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Pooran, Kuldeep, his wrong'un, and its ripple effect

Kuldeep's wrong'un to dismiss Pooran for duck changed the course of an entire match

Sometimes, one ball can shape the course of an entire match. Kuldeep Yadav bowled such a ball on Friday night in Lucknow.
You've probably already watched it, so there isn't too much need for a description. It was a wrong'un landing on the perfect length to bowl Nicholas Pooran for a golden duck. If a batter isn't quite able to pick the wrong'un out of the bowler's hand, a ball on this sort of length is dynamite. Pooran pressed forward to defend, survival probably his only thought. Everything about the way he played the ball suggested he was guessing which way the ball would go. He guessed wrong.
It was a moment like a pebble dropped in a lake, sending ripples that reached every corner of this match between Lucknow Super Giants and Delhi Capitals.
Ripple 1: Axar continues to bowl from the end opposite Kuldeep's
Axar Patel had bowled the over before Kuldeep's introduction, but there's every chance he would have been taken out of the attack had Pooran survived his initiation. Most captains are reluctant to bowl left-arm orthodox spinners to left-hand batters as a rule, and it's almost unthinkable they'd bowl one to Pooran, who came into this game with this record against that style of bowling in the IPL: 127 runs off 66 balls, one dismissal.
Pooran is a little less certain against left-arm wristspinners, though, with 138 off 144 balls against them in all competitions (we're widening the net here because it's such a rare style of bowling) before this game, while being dismissed 10 times.
It's 11 times now, and the wrong'un through the gate was the fifth time Kuldeep had dismissed Pooran in 57 balls, while conceding just 52 runs.
Pooran needed to survive three balls of Kuldeep to force Capitals into a potentially tricky tactical decision. Surviving three balls isn't always straightforward when Kuldeep is the bowler.
Ripple 2: LSG are forced to change their Impact Player strategy
In two balls, Kuldeep had removed Marcus Stoinis and Pooran. LSG had slipped from 66 for 2 to 66 for 4, with 12.2 overs of their innings remaining. LSG still had Ayush Badoni and Krunal Pandya to come, but both are death-overs specialists. In all their matches for LSG, Krunal and Badoni have struck at below 115 in the middle (7th to 16th) overs, and at above 159 in the last four. LSG decided, then, to try and delay their entry, and made an early impact substitution to have Deepak Hooda walk in at No. 6.
It didn't work on the day, but there was some logic to the decision. Kuldeep's quick wickets had left LSG with the choice of trying to make up with either bat or ball, and they went for the former. There was some vindication in Badoni's efforts - he tonked 25 off 12 balls in the last three overs, when he cashed in on his preferred match-up of pace in the death overs, to finish on an unbeaten 55 of 35 - and his innings ensured LSG finished with 167.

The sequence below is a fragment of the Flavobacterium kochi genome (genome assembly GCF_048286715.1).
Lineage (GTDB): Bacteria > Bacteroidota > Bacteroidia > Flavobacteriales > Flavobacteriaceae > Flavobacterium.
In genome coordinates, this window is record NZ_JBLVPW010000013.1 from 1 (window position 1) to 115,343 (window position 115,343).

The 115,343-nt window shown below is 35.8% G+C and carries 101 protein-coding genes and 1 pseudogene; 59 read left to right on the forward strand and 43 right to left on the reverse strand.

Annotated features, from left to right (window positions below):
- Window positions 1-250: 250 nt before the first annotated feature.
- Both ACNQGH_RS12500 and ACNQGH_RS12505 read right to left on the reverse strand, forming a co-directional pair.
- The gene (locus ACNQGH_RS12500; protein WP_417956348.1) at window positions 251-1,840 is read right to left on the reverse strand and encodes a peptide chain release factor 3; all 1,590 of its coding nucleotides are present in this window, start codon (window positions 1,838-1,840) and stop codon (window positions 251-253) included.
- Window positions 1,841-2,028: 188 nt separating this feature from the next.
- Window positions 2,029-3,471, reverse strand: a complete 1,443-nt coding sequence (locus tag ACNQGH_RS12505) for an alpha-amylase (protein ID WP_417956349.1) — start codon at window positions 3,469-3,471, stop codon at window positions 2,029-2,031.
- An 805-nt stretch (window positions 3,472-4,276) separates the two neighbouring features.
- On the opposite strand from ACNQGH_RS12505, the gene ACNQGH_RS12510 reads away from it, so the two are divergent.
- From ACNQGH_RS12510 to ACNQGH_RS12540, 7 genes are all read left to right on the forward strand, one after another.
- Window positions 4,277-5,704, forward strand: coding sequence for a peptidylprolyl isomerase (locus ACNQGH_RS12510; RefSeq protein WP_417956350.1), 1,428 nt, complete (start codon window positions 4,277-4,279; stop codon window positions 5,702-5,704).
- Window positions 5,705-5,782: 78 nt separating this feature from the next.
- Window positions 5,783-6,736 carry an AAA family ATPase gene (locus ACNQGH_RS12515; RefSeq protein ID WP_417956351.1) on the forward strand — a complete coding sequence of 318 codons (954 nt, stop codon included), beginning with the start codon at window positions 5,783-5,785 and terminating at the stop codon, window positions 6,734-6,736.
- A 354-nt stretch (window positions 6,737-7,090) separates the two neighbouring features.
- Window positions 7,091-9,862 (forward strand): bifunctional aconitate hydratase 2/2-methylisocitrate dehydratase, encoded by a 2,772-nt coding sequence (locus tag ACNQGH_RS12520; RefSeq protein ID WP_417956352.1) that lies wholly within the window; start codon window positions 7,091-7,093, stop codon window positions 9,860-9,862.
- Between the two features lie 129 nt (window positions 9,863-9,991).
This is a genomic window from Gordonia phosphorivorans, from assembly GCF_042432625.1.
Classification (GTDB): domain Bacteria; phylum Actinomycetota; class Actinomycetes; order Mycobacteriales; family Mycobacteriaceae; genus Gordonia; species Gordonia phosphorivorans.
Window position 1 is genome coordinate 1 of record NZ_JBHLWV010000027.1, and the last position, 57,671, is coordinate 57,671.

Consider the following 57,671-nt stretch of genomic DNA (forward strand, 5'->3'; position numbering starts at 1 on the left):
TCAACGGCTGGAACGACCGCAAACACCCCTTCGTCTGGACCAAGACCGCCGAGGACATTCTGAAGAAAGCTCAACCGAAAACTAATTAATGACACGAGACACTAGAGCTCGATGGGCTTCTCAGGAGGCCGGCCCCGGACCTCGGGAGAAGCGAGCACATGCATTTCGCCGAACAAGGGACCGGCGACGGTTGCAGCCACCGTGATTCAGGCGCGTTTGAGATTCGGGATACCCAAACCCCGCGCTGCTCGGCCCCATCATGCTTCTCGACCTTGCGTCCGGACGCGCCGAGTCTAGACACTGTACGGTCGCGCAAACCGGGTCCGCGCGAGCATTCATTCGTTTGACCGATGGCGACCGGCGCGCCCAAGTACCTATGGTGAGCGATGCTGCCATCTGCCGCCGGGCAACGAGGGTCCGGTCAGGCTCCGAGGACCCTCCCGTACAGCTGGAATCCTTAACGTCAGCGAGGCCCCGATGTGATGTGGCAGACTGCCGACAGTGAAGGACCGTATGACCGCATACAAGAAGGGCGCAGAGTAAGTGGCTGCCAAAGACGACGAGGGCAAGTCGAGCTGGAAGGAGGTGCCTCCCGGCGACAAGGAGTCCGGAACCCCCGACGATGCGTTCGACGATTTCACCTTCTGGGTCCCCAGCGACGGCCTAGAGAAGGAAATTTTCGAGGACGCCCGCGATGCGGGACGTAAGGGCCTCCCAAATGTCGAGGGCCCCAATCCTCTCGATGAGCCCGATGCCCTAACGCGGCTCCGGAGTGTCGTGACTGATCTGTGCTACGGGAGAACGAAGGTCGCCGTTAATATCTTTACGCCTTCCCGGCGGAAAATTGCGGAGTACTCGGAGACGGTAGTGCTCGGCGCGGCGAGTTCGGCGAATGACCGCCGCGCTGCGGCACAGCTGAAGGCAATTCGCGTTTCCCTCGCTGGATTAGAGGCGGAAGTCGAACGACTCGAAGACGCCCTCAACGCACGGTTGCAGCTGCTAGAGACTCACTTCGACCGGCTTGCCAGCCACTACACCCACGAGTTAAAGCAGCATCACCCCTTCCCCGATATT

We all know what they do when they post 160-plus totals.
Ripple 3: No Siddharth
While defending totals in IPL 2024, LSG have typically brought on M Siddharth as their impact substitute at the innings break, and given him the new ball. They couldn't do that here, though.
It left them a bowler short. It left them short of an important bowler at the start of their defence. Before today, Siddharth had bowled eight powerplay overs in IPL 2024 - the most by any LSG bowler in this phase - and gone at 7.75. Only Krunal, who had only bowled two overs in the phase, had been more economical.
Without Siddharth, LSG had to work out a new powerplay combination, which also included Arshad Khan, who was playing his first game of the season. LSG are excellent at defending totals, but this wasn't the typical LSG attack to begin with.
Ripple 4: Force LSG to bowl Stoinis or Krunal at Pant
LSG like to have a wide range of bowling options at their disposal - six usually, but often seven. It allows them to control match-ups effectively. Against this Capitals team, who have three left-hand batters (David Warner, Rishabh Pant and Axar) in their top seven, there's a chance they may have brought on the offspinner K Gowtham as their impact sub rather than Siddharth had they not needed to bring in Hooda so early.
That was moot now. Now they only had five frontline bowlers, unless you counted Stoinis who had only bowled one over in IPL 2024 before this game. This meant a lot less flexibility in dealing with tricky match-ups. Pant came to the crease at the start of the eighth over, and LSG had a choice to make over whether they would use Krunal's left-arm spin against him, or turn to Stoinis instead, and when they would do this.
Pant took his time early on, scoring eight off his first 10 balls. The target wasn't forcing him to go hard early, and he also knew LSG had this choice ahead of them.
LSG waited until the 12th over, by which time Pant had shifted gears, charging Ravi Bishnoi and hitting him for back-to-back fours. They went to Stoinis, and when Pant got on strike, he played one of those shots that only he can, a reverse-scoop of incredibly fast hands to deposit the ball over short third. He ended the over with another audacious hit, a falling swipe over short fine leg.
These two shots were worth the ticket price by themselves, but there was a moment earlier in the game that was worth even more. And they were all intricately connected. Without Kuldeep's wrong'un to Pooran, there may have been no Pant reverse-scoop off Stoinis.

Karthik Krishnaswamy is an assistant editor at ESPNcricinfo